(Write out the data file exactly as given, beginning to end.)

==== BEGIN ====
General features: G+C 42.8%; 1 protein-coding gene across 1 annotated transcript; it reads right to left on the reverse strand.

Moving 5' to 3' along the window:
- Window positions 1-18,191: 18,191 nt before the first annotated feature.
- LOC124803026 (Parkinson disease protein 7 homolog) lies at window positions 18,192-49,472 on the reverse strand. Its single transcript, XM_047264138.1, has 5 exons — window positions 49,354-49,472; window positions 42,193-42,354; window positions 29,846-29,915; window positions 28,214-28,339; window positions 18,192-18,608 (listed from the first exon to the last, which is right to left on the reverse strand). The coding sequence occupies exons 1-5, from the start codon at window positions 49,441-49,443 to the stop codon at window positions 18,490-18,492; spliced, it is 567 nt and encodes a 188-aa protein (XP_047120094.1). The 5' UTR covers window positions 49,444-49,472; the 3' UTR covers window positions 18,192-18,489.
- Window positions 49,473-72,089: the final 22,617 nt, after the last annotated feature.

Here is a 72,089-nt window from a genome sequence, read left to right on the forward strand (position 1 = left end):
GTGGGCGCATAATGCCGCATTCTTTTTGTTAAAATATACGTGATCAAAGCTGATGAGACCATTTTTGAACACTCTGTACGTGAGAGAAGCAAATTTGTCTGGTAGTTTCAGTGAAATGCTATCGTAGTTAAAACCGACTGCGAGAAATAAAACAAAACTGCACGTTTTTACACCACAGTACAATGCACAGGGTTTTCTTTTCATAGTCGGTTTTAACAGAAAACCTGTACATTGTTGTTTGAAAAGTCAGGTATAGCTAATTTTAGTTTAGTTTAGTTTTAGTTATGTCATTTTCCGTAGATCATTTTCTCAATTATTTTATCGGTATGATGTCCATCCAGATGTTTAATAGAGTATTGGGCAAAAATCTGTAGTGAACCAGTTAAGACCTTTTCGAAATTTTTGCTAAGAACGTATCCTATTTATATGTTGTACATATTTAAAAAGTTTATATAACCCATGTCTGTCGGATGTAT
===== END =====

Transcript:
General features: G+C 42.8%; 1 protein-coding gene across 1 annotated transcript; it reads right to left on the reverse strand.

Moving 5' to 3' along the window:
- Window positions 1-18,191: 18,191 nt before the first annotated feature.
- LOC124803026 (Parkinson disease protein 7 homolog) lies at window positions 18,192-49,472 on the reverse strand. Its single transcript, XM_047264138.1, has 5 exons — window positions 49,354-49,472; window positions 42,193-42,354; window positions 29,846-29,915; window positions 28,214-28,339; window positions 18,192-18,608 (listed from the first exon to the last, which is right to left on the reverse strand). The coding sequence occupies exons 1-5, from the start codon at window positions 49,441-49,443 to the stop codon at window positions 18,490-18,492; spliced, it is 567 nt and encodes a 188-aa protein (XP_047120094.1). The 5' UTR covers window positions 49,444-49,472; the 3' UTR covers window positions 18,192-18,489.
- Window positions 49,473-72,089: the final 22,617 nt, after the last annotated feature.

Here is a 72,089-nt window from a genome sequence, read left to right on the forward strand (position 1 = left end):
GTGGGCGCATAATGCCGCATTCTTTTTGTTAAAATATACGTGATCAAAGCTGATGAGACCATTTTTGAACACTCTGTACGTGAGAGAAGCAAATTTGTCTGGTAGTTTCAGTGAAATGCTATCGTAGTTAAAACCGACTGCGAGAAATAAAACAAAACTGCACGTTTTTACACCACAGTACAATGCACAGGGTTTTCTTTTCATAGTCGGTTTTAACAGAAAACCTGTACATTGTTGTTTGAAAAGTCAGGTATAGCTAATTTTAGTTTAGTTTAGTTTTAGTTATGTCATTTTCCGTAGATCATTTTCTCAATTATTTTATCGGTATGATGTCCATCCAGATGTTTAATAGAGTATTGGGCAAAAATCTGTAGTGAACCAGTTAAGACCTTTTCGAAATTTTTGCTAAGAACGTATCCTATTTATATGTTGTACATATTTAAAAAGTTTATATAACCCATGTCTGTCGGATGTAT